A tourist trapped in her car for hours by unprecedented snowfall in Pakistan has described how she “saw death” in front of her as she waited for help.

Samina was in one of the thousands who rushed to view the winter snowfall in the hilltop town of Murree.

But a blizzard on Friday had felled trees and blocked roads in and out of the town just north of the capital.

Around 1,000 vehicles became stranded, and at least 22 people died, including two large families.

Samina told the BBC she had left her home at 16:00 local time to travel to Murree, but soon found herself among those trapped in the snow. Pictures and videos posted on social media showed stranded cars bumper to bumper, with snow piled on their roofs.

“I could see death in front of me,” Samina said. “It was like there were snow peaks built around our car… I can’t explain in words what I was going through.

“We were praying God may help us and we shouldn’t perish in a snowstorm.”

According to Tariq Ullah, an official in the nearby town of Nathiagali, the blizzard dumped up to 1.5m (5ft) of snow within just a few hours.

“It was unprecedented,” he told the AFP news agency. “There were strong winds, uprooted trees, avalanches. People around were terrified.”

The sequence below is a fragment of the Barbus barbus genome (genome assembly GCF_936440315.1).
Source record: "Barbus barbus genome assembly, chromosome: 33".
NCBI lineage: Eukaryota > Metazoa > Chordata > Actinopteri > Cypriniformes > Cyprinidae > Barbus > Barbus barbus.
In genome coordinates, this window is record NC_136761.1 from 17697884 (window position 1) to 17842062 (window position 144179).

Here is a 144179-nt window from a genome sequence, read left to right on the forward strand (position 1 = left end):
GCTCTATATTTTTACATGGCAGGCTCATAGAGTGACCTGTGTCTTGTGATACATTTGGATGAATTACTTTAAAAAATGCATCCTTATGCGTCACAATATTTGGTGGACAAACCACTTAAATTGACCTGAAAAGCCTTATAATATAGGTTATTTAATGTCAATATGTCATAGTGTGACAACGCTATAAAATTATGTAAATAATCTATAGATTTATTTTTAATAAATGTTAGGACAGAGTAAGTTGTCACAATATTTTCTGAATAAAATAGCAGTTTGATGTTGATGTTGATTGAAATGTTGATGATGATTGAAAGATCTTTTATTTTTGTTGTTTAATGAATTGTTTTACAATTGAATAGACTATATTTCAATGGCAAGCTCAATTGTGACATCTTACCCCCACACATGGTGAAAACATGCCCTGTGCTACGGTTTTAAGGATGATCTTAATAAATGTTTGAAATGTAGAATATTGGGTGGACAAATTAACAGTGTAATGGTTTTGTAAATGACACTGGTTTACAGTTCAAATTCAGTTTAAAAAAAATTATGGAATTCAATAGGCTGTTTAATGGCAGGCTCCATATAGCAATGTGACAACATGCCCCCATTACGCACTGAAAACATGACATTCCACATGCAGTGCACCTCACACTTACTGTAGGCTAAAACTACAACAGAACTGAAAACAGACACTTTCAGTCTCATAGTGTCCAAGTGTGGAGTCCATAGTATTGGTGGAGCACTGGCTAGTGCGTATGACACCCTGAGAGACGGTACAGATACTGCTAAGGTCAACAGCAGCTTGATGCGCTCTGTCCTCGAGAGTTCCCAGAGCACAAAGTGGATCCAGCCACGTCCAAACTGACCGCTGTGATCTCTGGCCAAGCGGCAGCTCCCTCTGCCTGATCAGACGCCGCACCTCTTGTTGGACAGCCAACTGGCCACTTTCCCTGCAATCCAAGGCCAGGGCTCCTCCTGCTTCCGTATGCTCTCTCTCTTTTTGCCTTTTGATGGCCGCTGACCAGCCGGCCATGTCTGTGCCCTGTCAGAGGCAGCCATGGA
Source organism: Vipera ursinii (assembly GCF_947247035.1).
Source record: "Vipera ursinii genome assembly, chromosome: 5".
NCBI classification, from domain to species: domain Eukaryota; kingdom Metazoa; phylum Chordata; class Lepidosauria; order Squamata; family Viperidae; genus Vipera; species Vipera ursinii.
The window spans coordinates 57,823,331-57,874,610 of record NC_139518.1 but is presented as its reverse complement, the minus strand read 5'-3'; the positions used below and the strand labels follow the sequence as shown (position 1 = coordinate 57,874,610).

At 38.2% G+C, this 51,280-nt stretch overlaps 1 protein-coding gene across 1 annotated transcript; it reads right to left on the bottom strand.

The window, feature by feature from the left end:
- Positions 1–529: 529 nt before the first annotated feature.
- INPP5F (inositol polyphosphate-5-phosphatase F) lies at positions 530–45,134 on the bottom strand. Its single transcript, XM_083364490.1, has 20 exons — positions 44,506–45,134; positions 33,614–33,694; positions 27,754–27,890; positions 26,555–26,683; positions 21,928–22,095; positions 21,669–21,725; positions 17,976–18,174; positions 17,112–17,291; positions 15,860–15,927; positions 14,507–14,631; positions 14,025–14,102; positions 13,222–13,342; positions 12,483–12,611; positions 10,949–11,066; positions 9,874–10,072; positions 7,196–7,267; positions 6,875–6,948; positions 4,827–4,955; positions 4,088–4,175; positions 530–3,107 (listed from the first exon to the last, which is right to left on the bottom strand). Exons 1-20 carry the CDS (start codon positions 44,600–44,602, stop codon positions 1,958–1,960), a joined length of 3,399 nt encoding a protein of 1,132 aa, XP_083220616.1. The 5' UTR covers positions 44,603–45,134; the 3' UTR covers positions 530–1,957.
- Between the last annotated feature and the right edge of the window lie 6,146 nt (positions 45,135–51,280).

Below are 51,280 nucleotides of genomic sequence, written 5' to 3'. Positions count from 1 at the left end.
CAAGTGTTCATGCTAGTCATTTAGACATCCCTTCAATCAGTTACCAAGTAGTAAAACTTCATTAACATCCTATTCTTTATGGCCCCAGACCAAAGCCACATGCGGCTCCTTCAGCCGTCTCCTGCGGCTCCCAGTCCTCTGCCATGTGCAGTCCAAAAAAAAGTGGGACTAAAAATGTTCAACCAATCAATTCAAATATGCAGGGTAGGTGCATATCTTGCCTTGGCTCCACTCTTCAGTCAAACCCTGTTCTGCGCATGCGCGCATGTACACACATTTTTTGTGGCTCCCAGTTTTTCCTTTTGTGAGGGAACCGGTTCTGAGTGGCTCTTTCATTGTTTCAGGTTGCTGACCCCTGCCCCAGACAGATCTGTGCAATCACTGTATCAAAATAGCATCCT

Samina was finally rescued at 10:00 the next morning, spending the night in one of the shelters set up in the resort town, which sits at 2,300 metres (7,500 feet) above sea level.

But among those who died were 10 children, emergency services said, as well as two families of five and eight.

Authorities said eight people froze to death, while asphyxiation after inhaling fumes while trying to keep warm in their vehicles has been given as a possible reason for the others.

Questions are now being asked about how this was allowed to happen.

“We didn’t get any type of alert from society, from the government, from Google, from the news, from the weather,” Duaa Kashif Ali, a tourist from Islamabad, told AFP.

She and 13 other family members and friends abandoned their cars and walked about a mile (1.5km) to a guesthouse where they found shelter.

According to the BBC’s Farhat Javed – who is in Murree – there is space for about 5,000 cars in the town. However on Friday, 100,000 visitors had been allowed to enter, causing a massive traffic jam as they struggled through the deep snow.

Vehicles were abandoned on the roads, and emergency workers – who were first made aware of the problem on Friday morning – told the BBC their own response was slowed by the traffic jams.

The Punjab provincial government said there would be a full investigation into whether there was a failure to act on severe weather warnings.

“A high-level inquiry will be launched and if there is any kind of negligence, then action will be taken against all those involved,” spokesman Hasaan Khawar said.

But this will not happen before the roads to Murree – which was built by the British in the 19th Century as a medical base for its colonial troops – are cleared.

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